Republicans in Congress have renewed their decades-old attack on the 40-hour workweek. Once again, they are pushing so-called “comp time” legislation that would allow employers to stop giving workers any extra pay for overtime work.
The AFL-CIO has filed a friend of the court brief in a case before the U.S. Supreme Court in which an employer is attempting to avoid paying its workers back wages. The case centers on a Pennsylvania nurse, Laura Symczyk, Genesis Healthcare Corp. and methods employers are using to get around paying wages due under the Fair Labor Standards Act (FLSA).
Not only are corporations sitting on more than $1 trillion in cash and refusing to hire workers, now it appears employers who are making fewer workers do even more aren’t paying their overtime wages. The number of overtime wage theft complaints, filed by workers in the first half of this year, matches last year’s total filed under the provisions of the Fair Labor Standards Act, according to a new report.
Anastasia Christman is a senior policy analyst with the National Employment Law Project.
Last month activists all over the planet shined a light on the persistence of child labor on the World Day Against Child Labor. As many as 215 million children worldwide lose the chance to learn, play and grow as they instead are compelled to join the workforce, often under grueling conditions. As we in the United States celebrate the anniversary of the Fair Labor Standards Act (FLSA) passed in 1938, we should recommit to the part of its mission dedicated to fighting oppressive child labor in our own country.
This is a cross-post from Regs Talk, the National Employment Law Project (NELP) blog. Catherine Ruckelshaus is the legal co-director of NELP.
Big drug companies’ salespeople don’t usually inspire much sympathy for being overworked or exploited. But last week’s Supreme Court decision in Christopher v. GlaxoSmithKlinewas a reminder that even pharmaceutical sales representatives, who brought a case for working 60-odd hours a week without being paid overtime, can face unfair working conditions that need to be checked.
This week marks the 74th anniversary of the Fair Labor Standards Act (FLSA), which established a minimum wage floor, outlawed some forms of child labor and discouraged overly long workweeks by requiring premium pay for any hours worked over 40 in a week. By paying time-and-a-half of one’s regular hourly wage for overtime, the policy is intended not only to compensate workers for long hours but also to promote work sharing or spreading by employers, who can hire additional workers for the extra hours needed. Especially in tough economic times, it’s a practice that is not only fair but makes good economic sense.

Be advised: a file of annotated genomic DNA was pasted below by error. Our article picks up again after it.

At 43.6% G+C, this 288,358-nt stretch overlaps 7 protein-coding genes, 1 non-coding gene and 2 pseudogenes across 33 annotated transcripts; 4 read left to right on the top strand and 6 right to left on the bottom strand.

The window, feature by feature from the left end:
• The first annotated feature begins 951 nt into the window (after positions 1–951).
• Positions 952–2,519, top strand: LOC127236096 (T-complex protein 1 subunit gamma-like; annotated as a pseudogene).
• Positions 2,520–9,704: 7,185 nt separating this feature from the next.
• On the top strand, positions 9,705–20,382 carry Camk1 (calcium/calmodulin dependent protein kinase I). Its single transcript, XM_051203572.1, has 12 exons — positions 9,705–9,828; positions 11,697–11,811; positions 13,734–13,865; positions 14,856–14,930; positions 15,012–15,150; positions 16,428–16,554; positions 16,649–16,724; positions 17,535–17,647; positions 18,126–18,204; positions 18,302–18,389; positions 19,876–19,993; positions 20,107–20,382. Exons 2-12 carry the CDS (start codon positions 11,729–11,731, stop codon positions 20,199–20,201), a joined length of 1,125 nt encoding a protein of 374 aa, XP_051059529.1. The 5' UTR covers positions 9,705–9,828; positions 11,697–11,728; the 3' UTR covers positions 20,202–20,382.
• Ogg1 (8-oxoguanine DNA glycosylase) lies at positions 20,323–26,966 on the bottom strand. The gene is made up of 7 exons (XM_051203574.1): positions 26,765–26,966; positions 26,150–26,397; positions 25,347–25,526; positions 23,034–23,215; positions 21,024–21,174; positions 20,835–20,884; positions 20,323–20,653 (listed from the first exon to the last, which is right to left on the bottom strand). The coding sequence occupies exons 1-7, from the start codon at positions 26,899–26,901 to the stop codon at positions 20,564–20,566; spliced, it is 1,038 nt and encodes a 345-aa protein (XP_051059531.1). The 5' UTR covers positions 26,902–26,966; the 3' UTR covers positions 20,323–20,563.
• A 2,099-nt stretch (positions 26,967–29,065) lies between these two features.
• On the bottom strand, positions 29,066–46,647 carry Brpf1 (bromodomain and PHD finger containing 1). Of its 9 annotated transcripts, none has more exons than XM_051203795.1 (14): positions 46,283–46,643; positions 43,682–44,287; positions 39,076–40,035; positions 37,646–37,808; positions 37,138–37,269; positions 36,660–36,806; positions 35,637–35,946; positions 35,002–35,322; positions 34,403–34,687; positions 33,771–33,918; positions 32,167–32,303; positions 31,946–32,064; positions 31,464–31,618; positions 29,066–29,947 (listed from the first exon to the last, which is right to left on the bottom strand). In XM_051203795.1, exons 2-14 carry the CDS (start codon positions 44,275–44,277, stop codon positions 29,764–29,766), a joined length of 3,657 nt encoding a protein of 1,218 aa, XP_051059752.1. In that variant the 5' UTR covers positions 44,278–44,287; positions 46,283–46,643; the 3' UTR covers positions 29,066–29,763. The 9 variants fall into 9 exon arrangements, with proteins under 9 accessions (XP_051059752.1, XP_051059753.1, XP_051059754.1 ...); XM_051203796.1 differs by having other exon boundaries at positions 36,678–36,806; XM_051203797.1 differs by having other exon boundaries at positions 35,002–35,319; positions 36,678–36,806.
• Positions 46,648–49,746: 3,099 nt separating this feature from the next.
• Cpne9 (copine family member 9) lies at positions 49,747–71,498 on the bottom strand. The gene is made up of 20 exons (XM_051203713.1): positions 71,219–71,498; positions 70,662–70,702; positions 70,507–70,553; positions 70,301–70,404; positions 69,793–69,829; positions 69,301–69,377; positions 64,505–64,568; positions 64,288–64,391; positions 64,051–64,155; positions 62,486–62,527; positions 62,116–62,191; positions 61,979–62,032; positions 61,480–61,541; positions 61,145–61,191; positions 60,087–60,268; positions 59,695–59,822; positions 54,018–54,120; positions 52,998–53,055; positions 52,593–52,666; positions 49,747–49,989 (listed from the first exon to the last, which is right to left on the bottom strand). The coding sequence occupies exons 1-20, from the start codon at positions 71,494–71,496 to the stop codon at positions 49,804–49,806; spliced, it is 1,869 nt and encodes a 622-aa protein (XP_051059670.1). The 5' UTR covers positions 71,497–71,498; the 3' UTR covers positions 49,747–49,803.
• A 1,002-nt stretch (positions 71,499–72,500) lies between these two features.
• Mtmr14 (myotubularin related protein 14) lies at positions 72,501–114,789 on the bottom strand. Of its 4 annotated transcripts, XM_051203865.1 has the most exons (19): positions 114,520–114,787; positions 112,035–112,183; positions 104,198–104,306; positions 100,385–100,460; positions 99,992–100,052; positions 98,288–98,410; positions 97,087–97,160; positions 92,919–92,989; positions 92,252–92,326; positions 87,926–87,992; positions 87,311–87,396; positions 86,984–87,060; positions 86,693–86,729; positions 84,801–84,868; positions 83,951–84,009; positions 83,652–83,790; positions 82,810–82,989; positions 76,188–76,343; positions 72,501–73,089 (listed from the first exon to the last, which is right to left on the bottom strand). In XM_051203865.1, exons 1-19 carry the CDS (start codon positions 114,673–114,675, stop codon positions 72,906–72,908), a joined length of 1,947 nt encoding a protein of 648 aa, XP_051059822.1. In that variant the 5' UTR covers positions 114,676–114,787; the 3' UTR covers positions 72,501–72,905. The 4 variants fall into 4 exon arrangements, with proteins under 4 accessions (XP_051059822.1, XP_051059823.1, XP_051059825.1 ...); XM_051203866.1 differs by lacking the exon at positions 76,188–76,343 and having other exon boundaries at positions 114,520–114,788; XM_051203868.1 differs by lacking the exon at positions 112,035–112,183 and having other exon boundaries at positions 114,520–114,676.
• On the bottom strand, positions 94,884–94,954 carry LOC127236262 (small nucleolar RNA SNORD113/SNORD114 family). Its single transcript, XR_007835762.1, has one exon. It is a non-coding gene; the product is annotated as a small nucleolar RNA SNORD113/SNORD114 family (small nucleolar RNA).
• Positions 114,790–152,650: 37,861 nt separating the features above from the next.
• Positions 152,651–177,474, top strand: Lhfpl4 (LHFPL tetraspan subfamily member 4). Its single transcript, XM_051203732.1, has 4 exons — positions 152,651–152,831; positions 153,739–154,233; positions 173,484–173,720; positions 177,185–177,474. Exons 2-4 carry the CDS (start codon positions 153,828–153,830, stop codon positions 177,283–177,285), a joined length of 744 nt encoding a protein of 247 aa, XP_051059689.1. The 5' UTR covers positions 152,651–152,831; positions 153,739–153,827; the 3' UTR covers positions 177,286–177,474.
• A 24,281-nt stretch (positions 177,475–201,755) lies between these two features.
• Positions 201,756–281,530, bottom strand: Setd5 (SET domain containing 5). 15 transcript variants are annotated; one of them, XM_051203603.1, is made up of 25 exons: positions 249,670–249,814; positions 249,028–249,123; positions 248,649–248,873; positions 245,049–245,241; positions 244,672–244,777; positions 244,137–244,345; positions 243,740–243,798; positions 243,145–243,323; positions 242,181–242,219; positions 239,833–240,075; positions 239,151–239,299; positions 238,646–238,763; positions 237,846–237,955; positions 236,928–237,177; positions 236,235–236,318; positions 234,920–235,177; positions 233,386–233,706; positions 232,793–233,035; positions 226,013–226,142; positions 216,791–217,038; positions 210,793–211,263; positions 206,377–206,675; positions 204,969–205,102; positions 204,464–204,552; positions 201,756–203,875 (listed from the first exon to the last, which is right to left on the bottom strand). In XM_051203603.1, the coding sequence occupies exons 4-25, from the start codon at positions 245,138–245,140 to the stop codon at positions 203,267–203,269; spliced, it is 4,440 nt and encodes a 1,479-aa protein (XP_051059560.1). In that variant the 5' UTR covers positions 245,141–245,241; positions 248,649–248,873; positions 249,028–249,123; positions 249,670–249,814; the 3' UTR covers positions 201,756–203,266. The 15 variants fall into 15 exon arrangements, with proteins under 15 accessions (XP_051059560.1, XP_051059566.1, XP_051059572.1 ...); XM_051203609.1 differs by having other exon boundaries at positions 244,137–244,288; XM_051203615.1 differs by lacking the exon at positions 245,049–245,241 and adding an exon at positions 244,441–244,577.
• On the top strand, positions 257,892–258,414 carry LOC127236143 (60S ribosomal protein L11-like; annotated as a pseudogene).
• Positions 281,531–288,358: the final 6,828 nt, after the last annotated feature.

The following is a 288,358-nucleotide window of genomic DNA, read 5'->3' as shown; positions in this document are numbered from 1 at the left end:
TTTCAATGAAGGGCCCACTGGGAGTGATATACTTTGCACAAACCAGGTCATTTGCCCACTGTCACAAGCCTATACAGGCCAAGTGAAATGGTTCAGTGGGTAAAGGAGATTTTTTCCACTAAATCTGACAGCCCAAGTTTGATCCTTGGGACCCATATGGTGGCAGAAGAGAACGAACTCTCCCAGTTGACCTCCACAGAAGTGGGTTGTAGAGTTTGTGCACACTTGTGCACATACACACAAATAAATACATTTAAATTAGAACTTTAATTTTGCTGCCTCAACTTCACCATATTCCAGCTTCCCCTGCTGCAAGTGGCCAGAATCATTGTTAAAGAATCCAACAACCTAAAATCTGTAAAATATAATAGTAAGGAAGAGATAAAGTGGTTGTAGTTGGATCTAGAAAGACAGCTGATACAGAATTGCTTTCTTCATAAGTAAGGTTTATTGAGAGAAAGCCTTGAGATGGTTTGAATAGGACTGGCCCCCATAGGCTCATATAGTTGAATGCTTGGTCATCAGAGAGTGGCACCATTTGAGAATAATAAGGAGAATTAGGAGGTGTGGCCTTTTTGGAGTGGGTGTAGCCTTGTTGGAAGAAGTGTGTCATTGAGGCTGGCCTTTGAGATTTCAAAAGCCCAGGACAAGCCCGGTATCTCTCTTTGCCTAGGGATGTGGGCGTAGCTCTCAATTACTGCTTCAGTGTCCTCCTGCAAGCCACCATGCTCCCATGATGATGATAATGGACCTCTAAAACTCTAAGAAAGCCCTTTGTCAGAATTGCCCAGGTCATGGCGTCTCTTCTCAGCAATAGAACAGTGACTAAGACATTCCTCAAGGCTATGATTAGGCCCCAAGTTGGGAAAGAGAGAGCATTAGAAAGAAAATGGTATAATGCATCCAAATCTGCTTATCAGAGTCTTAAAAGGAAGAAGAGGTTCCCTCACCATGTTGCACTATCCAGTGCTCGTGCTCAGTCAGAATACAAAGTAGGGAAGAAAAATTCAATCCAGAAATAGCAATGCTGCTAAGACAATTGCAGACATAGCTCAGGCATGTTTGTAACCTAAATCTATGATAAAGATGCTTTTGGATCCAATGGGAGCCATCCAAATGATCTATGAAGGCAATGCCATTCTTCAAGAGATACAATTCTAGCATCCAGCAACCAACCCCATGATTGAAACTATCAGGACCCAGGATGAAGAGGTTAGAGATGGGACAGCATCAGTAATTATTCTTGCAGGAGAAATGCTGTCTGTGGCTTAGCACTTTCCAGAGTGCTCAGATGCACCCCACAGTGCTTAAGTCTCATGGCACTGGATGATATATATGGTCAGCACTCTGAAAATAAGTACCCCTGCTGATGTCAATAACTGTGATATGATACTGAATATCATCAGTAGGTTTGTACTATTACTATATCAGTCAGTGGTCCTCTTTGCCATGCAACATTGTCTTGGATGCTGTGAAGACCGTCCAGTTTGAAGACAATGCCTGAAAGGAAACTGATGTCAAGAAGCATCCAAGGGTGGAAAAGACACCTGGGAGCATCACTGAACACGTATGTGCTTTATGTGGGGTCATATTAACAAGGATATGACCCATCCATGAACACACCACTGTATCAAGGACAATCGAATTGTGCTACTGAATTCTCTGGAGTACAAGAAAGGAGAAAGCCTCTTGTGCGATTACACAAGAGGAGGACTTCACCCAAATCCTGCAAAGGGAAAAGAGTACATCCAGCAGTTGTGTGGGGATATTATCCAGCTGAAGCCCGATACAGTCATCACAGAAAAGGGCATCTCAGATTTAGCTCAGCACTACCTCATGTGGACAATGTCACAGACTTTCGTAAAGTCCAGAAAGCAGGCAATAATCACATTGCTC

A Florida potato grower and its labor contractor have been accused of labor trafficking and taking advantage of workers, according to a federal lawsuit filed yesterday in Jacksonville by Florida Legal Services and Farmworker Justice. The suit was filed in the U.S. District Court, Middle District of Florida, on behalf of two farm workers who say they were victims of labor trafficking and other violations of federal and state labor laws while employed in 2009 and 2010 by Bulls-Hit Ranch & Farm, a potato grower in Hastings, Fla.
The nearly 2 million home care workers—about 92 percent of whom are women—who take care of the elderly and people with disabilities often work 12-hour days and 60 to 70 hours a week. But they are seldom paid overtime and their net income is often less than the minimum wage. Unlike workers covered by federal labor laws, they are not paid for all the hours they are on the clock, witnesses told a U.S. House hearing Tuesday.
In December, the Obama administration proposed a new rule to bring the nation’s nearly 2 million homecare workers under the protection of the Fair Labor Standards Act’s (FLSA) minimum wage, overtime and other provisions.